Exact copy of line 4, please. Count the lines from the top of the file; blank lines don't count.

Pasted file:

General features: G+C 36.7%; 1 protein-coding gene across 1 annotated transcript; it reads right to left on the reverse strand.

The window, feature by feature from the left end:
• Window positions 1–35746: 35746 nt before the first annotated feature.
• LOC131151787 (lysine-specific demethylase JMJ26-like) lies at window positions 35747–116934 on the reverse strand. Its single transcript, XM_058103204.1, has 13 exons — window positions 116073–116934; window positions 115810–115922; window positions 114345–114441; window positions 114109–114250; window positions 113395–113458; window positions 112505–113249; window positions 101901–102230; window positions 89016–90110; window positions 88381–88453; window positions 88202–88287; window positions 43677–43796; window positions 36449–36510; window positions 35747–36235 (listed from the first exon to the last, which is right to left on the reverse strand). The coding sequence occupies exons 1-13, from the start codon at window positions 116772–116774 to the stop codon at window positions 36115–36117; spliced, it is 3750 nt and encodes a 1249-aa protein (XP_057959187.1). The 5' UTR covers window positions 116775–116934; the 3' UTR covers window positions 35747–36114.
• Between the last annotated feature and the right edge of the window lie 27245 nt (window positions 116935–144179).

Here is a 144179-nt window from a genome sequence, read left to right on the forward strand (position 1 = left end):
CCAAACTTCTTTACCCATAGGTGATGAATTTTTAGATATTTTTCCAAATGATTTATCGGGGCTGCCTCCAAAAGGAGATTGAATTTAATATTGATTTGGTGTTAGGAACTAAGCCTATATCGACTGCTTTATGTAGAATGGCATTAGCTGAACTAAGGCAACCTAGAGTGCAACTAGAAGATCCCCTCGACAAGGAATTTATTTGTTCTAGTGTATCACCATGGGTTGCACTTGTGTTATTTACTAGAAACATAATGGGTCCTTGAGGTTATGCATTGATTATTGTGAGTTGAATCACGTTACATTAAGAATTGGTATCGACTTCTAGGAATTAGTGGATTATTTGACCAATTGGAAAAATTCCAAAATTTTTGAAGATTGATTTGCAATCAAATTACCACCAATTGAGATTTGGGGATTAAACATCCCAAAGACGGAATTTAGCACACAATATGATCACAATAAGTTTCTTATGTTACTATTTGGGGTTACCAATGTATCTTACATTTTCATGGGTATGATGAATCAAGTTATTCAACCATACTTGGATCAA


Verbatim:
• LOC131151787 (lysine-specific demethylase JMJ26-like) lies at window positions 35747–116934 on the reverse strand. Its single transcript, XM_058103204.1, has 13 exons — window positions 116073–116934; window positions 115810–115922; window positions 114345–114441; window positions 114109–114250; window positions 113395–113458; window positions 112505–113249; window positions 101901–102230; window positions 89016–90110; window positions 88381–88453; window positions 88202–88287; window positions 43677–43796; window positions 36449–36510; window positions 35747–36235 (listed from the first exon to the last, which is right to left on the reverse strand). The coding sequence occupies exons 1-13, from the start codon at window positions 116772–116774 to the stop codon at window positions 36115–36117; spliced, it is 3750 nt and encodes a 1249-aa protein (XP_057959187.1). The 5' UTR covers window positions 116775–116934; the 3' UTR covers window positions 35747–36114.